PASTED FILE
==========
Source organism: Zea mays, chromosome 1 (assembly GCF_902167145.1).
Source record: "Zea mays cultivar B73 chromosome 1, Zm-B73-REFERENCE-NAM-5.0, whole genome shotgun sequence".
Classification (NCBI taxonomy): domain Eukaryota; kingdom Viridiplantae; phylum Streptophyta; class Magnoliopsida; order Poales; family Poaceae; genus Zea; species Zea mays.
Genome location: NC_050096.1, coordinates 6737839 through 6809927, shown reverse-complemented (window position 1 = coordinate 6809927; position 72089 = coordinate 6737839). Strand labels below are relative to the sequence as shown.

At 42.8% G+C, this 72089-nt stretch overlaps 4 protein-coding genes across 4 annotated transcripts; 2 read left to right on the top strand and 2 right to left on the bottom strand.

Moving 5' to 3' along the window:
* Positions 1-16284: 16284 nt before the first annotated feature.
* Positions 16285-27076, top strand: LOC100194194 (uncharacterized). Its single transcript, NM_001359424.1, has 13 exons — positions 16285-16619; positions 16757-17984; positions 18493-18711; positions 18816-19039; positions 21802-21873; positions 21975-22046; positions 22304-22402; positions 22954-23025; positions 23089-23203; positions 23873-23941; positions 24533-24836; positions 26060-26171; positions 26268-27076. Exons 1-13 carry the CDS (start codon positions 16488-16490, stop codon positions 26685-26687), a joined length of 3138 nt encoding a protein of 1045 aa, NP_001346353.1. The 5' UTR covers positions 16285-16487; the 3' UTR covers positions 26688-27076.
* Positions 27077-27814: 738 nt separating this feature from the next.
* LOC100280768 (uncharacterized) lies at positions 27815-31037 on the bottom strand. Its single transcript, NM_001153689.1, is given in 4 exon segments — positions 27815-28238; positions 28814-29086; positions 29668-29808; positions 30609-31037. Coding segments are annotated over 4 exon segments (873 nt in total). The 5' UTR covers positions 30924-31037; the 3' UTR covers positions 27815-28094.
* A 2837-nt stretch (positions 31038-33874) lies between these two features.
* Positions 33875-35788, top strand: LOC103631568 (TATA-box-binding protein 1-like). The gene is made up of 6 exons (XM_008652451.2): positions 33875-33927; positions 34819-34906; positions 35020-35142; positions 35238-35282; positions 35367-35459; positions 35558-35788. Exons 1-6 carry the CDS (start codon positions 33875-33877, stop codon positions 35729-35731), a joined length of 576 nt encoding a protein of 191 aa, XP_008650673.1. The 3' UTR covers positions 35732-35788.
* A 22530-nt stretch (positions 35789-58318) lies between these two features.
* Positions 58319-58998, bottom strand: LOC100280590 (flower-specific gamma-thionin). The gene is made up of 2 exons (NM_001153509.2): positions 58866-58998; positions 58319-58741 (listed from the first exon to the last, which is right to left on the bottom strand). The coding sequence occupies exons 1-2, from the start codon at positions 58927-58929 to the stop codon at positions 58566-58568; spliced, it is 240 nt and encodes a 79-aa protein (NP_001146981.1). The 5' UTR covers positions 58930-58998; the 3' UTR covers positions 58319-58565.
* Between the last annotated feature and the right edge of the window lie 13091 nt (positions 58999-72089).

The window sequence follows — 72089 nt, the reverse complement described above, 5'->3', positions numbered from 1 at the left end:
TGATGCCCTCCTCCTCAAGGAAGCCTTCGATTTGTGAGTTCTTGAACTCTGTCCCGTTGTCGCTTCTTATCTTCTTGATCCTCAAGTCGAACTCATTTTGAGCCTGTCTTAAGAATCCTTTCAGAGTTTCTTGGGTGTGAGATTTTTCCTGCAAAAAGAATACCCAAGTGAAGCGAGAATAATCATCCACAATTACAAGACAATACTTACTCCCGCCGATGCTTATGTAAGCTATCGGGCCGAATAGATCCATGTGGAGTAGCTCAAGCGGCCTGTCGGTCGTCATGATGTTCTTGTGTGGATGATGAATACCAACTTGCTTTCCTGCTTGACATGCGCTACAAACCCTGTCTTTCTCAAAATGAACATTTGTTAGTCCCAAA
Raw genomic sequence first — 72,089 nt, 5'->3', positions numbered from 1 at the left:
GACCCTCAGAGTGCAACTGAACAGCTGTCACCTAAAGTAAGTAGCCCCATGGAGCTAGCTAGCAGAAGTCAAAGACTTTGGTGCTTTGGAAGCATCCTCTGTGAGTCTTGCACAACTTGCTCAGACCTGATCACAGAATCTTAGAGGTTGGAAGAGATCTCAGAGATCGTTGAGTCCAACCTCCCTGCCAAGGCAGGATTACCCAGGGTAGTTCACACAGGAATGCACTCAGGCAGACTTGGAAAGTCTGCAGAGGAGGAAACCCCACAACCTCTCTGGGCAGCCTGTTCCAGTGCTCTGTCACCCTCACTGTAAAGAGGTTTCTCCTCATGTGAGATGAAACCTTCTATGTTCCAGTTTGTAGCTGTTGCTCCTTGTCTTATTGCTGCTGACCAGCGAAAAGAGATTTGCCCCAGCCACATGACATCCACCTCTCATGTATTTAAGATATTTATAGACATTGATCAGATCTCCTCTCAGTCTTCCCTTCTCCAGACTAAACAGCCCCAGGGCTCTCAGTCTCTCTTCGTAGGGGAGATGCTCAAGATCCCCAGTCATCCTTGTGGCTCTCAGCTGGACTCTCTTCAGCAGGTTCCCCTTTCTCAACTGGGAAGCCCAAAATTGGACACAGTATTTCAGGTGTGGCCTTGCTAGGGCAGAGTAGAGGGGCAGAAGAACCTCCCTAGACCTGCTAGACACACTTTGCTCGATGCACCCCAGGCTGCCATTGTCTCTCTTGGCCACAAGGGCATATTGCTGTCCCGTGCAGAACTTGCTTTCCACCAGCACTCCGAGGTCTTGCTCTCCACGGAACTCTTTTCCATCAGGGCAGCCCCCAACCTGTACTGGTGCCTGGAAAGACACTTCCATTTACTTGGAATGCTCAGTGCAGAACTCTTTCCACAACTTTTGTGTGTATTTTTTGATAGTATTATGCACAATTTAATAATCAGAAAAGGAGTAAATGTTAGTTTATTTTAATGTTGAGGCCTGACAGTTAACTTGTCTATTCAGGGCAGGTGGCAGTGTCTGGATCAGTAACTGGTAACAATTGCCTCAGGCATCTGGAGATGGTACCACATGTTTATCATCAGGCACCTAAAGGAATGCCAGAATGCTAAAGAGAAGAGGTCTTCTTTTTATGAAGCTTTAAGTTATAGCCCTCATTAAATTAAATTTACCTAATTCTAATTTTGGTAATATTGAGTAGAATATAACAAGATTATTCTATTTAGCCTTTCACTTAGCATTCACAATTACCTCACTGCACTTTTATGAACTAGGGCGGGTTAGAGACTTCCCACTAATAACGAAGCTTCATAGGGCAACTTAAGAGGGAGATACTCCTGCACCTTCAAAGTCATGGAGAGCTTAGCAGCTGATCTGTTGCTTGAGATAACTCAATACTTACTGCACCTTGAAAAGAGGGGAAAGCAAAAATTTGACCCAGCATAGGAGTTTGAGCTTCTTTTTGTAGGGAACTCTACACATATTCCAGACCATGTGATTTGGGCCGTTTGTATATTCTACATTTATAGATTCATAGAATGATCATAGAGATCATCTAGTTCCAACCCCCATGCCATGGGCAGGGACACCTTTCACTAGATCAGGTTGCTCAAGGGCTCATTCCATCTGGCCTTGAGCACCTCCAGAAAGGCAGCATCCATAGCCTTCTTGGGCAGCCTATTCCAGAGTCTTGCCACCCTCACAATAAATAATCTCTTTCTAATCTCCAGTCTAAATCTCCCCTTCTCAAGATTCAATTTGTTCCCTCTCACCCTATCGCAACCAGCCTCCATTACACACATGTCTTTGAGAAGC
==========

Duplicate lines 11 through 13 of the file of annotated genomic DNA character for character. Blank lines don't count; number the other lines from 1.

* A 2837-nt stretch (positions 31038-33874) lies between these two features.
* Positions 33875-35788, top strand: LOC103631568 (TATA-box-binding protein 1-like). The gene is made up of 6 exons (XM_008652451.2): positions 33875-33927; positions 34819-34906; positions 35020-35142; positions 35238-35282; positions 35367-35459; positions 35558-35788. Exons 1-6 carry the CDS (start codon positions 33875-33877, stop codon positions 35729-35731), a joined length of 576 nt encoding a protein of 191 aa, XP_008650673.1. The 3' UTR covers positions 35732-35788.
* A 22530-nt stretch (positions 35789-58318) lies between these two features.